The last time I was in New York, friends wanted to show me life in the city at its best, so they promised to take me to a hot new restaurant in Greenwich Village. My mind Google Earth'd the globe, imagining Ethiopian injera and Indonesian rambutan, but what I got was Basque food. My friends were pleased to have found such a unique restaurant, so I avoided saying anything about Boise's rich Basque heritage, and we enjoyed a great dinner that ironically reinforced my appreciation of home.
Boise's claim to the Basque region of Spain has been legitimized by decades of immigration, and the influence is happily evident in our city's culture. Authenticity is an appealing idea for most of us.
Ray Kroc's genius was to make French fries taste the same everywhere. Does this concept bother you at all? It should. Americans have sadly become inured to mass-produced frozen food. Eat just one French fry at Bar Gernika, and even the most catatonic consumer will be aroused.
Bar Gernika's French fries are hand cut. They have not been frozen. About a minute after you order them from one of the waiters (often male, confused dark hair, black T-shirts with obscure imagery, jeans, black Adidas shoes—all de rigueur) you will hear the sizzle of their immersion in oil. Soon thereafter, they arrive in a paper-lined basket. Some are thick, others thin and long, skin is variably present and errant clips and corners of over-cooked and crunchy potato occupy the bottom of this seething heap. They are all hot, every time. The exterior of Gernika's fries is consistently firm and crisp, and wrung of most of their oil, while inside, they are fluffy; never dense nor grainy. They are sprinkled with a proprietary mixture of spices that I conjecture includes paprika, garlic, salt and pepper—my waiter was appropriately circumspect when asked. In the pantheon of great Boise French fries (Highland's Hollow, Bittercreek, Smoke Inn, Hawkin's Pac-Out) Gernika has the best and there should be no dissension. To disagree with me would be to exhibit either ignorance or poor taste; sadly, neither is in short supply (see hysteria associated with arrival of the Cheesecake Factory).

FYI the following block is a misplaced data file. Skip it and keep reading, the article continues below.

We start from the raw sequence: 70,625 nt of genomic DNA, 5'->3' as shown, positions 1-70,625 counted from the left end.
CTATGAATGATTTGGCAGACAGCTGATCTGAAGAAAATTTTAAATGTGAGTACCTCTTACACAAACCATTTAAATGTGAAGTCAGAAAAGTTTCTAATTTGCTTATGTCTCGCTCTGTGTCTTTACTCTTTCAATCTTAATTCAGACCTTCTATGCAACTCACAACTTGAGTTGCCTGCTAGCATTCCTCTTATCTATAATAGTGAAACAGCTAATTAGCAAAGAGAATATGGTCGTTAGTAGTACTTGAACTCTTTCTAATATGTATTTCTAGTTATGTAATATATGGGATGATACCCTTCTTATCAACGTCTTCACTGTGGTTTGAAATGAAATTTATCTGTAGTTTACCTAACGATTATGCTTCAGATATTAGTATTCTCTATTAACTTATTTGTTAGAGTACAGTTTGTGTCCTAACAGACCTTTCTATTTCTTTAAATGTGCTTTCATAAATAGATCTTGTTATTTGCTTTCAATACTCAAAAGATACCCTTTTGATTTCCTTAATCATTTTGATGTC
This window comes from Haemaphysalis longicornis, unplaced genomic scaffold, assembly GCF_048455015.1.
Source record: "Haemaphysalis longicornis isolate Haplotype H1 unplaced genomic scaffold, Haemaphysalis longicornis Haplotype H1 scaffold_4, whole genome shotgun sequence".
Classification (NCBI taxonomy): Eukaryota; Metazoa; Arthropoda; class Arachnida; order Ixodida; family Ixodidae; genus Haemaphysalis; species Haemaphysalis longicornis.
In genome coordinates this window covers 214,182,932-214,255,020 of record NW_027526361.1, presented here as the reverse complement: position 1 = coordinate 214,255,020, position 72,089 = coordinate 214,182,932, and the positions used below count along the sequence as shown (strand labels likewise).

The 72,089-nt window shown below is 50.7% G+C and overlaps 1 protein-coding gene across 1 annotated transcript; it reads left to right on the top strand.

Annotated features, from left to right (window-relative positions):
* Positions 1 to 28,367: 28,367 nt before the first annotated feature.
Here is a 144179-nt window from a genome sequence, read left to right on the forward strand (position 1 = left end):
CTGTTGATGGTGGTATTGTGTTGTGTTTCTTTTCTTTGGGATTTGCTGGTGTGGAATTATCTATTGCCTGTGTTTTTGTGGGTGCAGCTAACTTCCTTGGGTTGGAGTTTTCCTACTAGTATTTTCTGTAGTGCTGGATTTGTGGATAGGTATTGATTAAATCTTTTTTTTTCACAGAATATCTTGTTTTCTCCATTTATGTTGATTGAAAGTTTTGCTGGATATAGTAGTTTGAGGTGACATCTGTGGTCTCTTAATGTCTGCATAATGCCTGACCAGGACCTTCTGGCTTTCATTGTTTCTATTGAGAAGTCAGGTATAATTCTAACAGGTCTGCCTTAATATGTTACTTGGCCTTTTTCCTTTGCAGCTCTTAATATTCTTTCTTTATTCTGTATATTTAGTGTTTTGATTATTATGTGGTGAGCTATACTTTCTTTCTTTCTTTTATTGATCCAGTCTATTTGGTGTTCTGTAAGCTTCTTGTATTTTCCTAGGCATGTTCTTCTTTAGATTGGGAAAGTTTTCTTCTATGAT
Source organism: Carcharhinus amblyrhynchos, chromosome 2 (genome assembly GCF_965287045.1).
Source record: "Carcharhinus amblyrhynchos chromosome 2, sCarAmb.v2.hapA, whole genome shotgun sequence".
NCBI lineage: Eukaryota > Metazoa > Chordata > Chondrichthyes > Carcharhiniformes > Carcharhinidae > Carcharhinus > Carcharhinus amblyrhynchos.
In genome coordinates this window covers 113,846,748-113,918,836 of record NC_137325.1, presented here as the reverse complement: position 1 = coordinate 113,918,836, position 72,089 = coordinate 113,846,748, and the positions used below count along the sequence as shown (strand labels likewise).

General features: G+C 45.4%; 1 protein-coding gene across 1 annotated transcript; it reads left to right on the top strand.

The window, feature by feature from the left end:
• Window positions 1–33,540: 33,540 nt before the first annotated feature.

There is far more to Gernika than French fries that make it one of my favorite spots in Boise. Many of the orders come with a pickle, and it is always chilled, of Falstaffian girth, and as rigid as a shorthair with a pheasant at bay. Grey Poupon mustard is on every table. Guinness is on tap and served perfectly chilled. Gernika's walls consist of cracked off-white plaster and exposed brick. The ceiling is low and the lighting is dull, like the wood and the concrete floors. The L-shaped configuration of the restaurant makes you feel all the more ensconced. Basque separatists could hold an ETA recruiting klatsch here and be right at home. You can't help but feel like you're up to something nefarious when you're slouched over a Guinness, cornered up and waiting on some food. And do order some food. Order a chorizo, and if you've never sunk into one at Gernika before, then its exuberance will make you question what else is mundane about your rote life. Order croquetas and lament the sadness you feel as their number diminishes with each bite. Order paella and a salad and a soda and get out of there for under 10 bucks. Order a glass of Rioja region wine because it's cheap and it's good and you won't feel so provincial.
Toward the end of our evening at the Basque restaurant in the Village, our waiter overheard that I was from Boise. "Boise?" he queried, with some surprise. "The owners went there to research this restaurant," he said. "They wanted the real thing."
—Waj Nasser is an arrogant food pundit strictly in the service of great local food.